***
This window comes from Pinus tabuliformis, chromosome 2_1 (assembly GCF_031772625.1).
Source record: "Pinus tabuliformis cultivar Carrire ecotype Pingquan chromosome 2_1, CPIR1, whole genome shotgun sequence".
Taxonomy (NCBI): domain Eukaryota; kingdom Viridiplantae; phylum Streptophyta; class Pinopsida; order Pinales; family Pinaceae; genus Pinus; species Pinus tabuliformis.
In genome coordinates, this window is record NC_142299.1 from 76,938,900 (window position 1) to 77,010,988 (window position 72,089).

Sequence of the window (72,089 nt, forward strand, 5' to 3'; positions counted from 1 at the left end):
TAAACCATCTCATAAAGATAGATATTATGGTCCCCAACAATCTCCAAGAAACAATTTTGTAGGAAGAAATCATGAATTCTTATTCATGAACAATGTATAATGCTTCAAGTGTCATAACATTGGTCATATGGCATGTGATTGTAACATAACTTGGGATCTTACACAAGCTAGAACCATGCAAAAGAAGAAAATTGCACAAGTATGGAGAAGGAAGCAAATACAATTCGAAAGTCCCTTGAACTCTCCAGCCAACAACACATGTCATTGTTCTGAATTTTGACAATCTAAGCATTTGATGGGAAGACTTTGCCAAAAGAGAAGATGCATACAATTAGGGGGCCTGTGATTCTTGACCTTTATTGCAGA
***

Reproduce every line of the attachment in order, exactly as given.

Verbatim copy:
This window comes from Pinus tabuliformis, chromosome 2_1 (assembly GCF_031772625.1).
Source record: "Pinus tabuliformis cultivar Carrire ecotype Pingquan chromosome 2_1, CPIR1, whole genome shotgun sequence".
Taxonomy (NCBI): domain Eukaryota; kingdom Viridiplantae; phylum Streptophyta; class Pinopsida; order Pinales; family Pinaceae; genus Pinus; species Pinus tabuliformis.
In genome coordinates, this window is record NC_142299.1 from 76,938,900 (window position 1) to 77,010,988 (window position 72,089).

Sequence of the window (72,089 nt, forward strand, 5' to 3'; positions counted from 1 at the left end):
TAAACCATCTCATAAAGATAGATATTATGGTCCCCAACAATCTCCAAGAAACAATTTTGTAGGAAGAAATCATGAATTCTTATTCATGAACAATGTATAATGCTTCAAGTGTCATAACATTGGTCATATGGCATGTGATTGTAACATAACTTGGGATCTTACACAAGCTAGAACCATGCAAAAGAAGAAAATTGCACAAGTATGGAGAAGGAAGCAAATACAATTCGAAAGTCCCTTGAACTCTCCAGCCAACAACACATGTCATTGTTCTGAATTTTGACAATCTAAGCATTTGATGGGAAGACTTTGCCAAAAGAGAAGATGCATACAATTAGGGGGCCTGTGATTCTTGACCTTTATTGCAGA